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April 9, 2014

Jonathan Tobin: Why Did Kerry Lie About Israeli Blame?

Samuel G. Freedman: A resolution 70 years later for a father's unsettling legacy of ashes from Dachau

Jessica Ivins: A resolution 70 years later for a father's unsettling legacy of ashes from Dachau

Kim Giles: Asking for help is not weakness

Kathy Kristof and Barbara Hoch Marcus: 7 Great Growth Israeli Stocks

Matthew Mientka: How Beans, Peas, And Chickpeas Cleanse Bad Cholesterol and Lowers Risk of Heart Disease

Sabrina Bachai: 5 At-Home Treatments For Headaches

The Kosher Gourmet by Daniel Neman Have yourself a matzo ball: The secrets bubby never told you and recipes she could have never imagined

April 8, 2014

Lori Nawyn: At Your Wit's End and Back: Finding Peace

Susan B. Garland and Rachel L. Sheedy: Strategies Married Couples Can Use to Boost Benefits

David Muhlbaum: Smart Tax Deductions Non-Itemizers Can Claim

Jill Weisenberger, M.S., R.D.N., C.D.E : Before You Lose Your Mental Edge

Dana Dovey: Coffee Drinkers Rejoice! Your Cup Of Joe Can Prevent Death From Liver Disease

Chris Weller: Electric 'Thinking Cap' Puts Your Brain Power Into High Gear

The Kosher Gourmet by Marlene Parrish A gift of hazelnuts keeps giving --- for a variety of nutty recipes: Entree, side, soup, dessert

April 4, 2014

Rabbi David Gutterman: The Word for Nothing Means Everything

Charles Krauthammer: Kerry's folly, Chapter 3

Amy Peterson: A life of love: How to build lasting relationships with your children

John Ericson: Older Women: Save Your Heart, Prevent Stroke Don't Drink Diet

John Ericson: Why 50 million Americans will still have spring allergies after taking meds

Cameron Huddleston: Best and Worst Buys of April 2014

Stacy Rapacon: Great Mutual Funds for Young Investors

Sarah Boesveld: Teacher keeps promise to mail thousands of former students letters written by their past selves

The Kosher Gourmet by Sharon Thompson Anyone can make a salad, you say. But can they make a great salad? (SECRETS, TESTED TECHNIQUES + 4 RECIPES, INCLUDING DRESSINGS)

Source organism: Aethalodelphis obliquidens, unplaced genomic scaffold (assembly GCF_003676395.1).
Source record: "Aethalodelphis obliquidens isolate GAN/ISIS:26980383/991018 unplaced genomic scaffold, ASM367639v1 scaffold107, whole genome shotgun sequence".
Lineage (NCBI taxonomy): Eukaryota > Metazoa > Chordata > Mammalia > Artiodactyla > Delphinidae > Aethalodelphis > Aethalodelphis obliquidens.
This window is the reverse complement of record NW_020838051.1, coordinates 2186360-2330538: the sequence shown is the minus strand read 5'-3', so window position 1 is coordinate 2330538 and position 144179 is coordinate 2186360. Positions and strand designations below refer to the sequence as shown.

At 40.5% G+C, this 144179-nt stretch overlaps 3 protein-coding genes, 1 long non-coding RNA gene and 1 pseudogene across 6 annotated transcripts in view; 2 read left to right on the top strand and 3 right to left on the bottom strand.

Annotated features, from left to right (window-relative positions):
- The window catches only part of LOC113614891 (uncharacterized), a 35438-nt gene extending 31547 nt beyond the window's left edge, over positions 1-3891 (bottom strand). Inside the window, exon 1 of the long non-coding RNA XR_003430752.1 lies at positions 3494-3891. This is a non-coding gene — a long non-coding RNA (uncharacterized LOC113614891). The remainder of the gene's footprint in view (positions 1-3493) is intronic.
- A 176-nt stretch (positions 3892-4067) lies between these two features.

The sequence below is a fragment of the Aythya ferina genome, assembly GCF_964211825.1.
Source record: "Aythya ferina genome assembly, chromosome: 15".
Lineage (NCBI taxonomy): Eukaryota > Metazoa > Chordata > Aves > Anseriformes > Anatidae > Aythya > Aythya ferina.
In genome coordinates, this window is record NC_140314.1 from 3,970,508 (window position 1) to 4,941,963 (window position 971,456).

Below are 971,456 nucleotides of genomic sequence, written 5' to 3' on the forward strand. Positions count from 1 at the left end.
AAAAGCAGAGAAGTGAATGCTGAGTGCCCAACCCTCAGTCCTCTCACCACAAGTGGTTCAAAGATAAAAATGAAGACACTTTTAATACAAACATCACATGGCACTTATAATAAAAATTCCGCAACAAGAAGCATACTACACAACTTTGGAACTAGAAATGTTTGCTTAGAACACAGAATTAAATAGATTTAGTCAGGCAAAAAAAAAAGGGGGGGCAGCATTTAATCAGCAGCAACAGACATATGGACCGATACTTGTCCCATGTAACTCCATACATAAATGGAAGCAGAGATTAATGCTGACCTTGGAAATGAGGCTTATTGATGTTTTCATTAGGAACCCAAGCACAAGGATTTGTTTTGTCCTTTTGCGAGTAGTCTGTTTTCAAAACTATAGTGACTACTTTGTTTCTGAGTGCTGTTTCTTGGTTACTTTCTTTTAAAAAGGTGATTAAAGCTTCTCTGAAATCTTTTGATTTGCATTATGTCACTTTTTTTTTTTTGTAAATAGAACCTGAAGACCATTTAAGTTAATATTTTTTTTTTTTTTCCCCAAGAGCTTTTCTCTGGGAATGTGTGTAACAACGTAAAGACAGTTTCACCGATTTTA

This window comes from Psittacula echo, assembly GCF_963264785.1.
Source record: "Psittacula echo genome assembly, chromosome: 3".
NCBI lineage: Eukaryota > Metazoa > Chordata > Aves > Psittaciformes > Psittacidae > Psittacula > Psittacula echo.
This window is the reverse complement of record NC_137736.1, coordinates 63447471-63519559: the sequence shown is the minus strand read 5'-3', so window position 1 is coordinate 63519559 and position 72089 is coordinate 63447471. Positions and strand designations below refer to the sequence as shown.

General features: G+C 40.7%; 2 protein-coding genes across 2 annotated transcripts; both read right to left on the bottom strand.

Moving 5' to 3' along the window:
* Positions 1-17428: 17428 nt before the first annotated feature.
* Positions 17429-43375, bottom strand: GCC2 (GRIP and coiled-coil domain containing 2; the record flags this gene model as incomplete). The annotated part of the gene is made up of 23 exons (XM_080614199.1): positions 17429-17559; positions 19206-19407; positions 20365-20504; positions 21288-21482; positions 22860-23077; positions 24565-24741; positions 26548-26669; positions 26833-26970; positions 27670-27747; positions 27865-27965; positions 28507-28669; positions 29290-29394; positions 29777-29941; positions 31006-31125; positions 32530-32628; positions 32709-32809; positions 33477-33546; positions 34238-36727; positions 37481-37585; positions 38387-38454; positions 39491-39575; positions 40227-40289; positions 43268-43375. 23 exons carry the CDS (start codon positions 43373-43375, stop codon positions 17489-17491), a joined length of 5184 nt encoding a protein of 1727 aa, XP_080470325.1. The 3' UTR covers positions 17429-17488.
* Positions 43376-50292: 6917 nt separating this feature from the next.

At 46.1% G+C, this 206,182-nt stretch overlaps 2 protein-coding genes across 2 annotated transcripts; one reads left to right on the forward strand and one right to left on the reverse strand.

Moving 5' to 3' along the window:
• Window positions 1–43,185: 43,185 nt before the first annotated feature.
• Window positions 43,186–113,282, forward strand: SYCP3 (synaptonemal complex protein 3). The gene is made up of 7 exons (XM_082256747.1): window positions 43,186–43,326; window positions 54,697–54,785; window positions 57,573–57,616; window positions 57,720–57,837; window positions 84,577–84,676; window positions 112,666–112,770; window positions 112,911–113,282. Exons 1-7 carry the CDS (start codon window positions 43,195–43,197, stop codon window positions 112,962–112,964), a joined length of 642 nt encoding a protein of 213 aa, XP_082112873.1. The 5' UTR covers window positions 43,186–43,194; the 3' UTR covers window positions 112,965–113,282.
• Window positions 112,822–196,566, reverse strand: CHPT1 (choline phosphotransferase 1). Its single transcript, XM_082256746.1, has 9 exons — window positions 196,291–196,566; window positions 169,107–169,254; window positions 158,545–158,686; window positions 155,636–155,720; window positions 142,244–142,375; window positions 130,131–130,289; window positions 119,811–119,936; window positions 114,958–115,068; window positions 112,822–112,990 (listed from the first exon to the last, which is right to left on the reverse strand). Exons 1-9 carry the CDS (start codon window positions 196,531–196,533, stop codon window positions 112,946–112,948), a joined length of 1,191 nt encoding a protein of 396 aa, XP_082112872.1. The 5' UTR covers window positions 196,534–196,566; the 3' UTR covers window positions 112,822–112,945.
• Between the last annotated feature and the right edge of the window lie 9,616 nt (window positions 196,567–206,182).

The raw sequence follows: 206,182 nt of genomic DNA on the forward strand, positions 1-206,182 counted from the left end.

April 2, 2014

Paul Greenberg: Death and joy in the spring

Dan Barry: Should South Carolina Jews be forced to maintain this chimney built by Germans serving the Nazis?

Mayra Bitsko: Save me! An alien took over my child's personality

Frank Clayton: Get happy: 20 scientifically proven happiness activities

Susan Scutti: It's Genetic! Obesity and the 'Carb Breakdown' Gene

Lecia Bushak: Why Hand Sanitizer May Actually Harm Your Health

Stacy Rapacon: Great Funds You Can Own for $500 or Less

Cameron Huddleston: 7 Ways to Save on Home Decor

The Kosher Gourmet by Steve Petusevsky Exploring ingredients as edible-stuffed containers (TWO RECIPES + TIPS & TECHINQUES)

Jewish World Review Oct. 3, 2007 / 21 Tishrei 5768

War on terror?

By Robert Robb

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http://www.JewishWorldReview.com | John McCain now has a very sharp focus to his claim on the presidency: He's the only warrior in the race.


McCain has a gripping video and New Hampshire television ads featuring his experience as a P.O.W. His most recent policy speech last week was devoted to the immediate battle in Iraq but just as much to what McCain called the "long war against Islamic extremists."


If you are in an existential war, you need to be led by a warrior, was the message: "Tough talk or managerial successes in the private sector aren't adequate assurance that their authors have the experience or qualities necessary for such a singular responsibility."


Simply put, McCain has fought in circumstances in which life or death was at stake. None of the other major contenders in either party have.


It's a powerful and emotive pitch, and likely to find traction in the Republican primaries.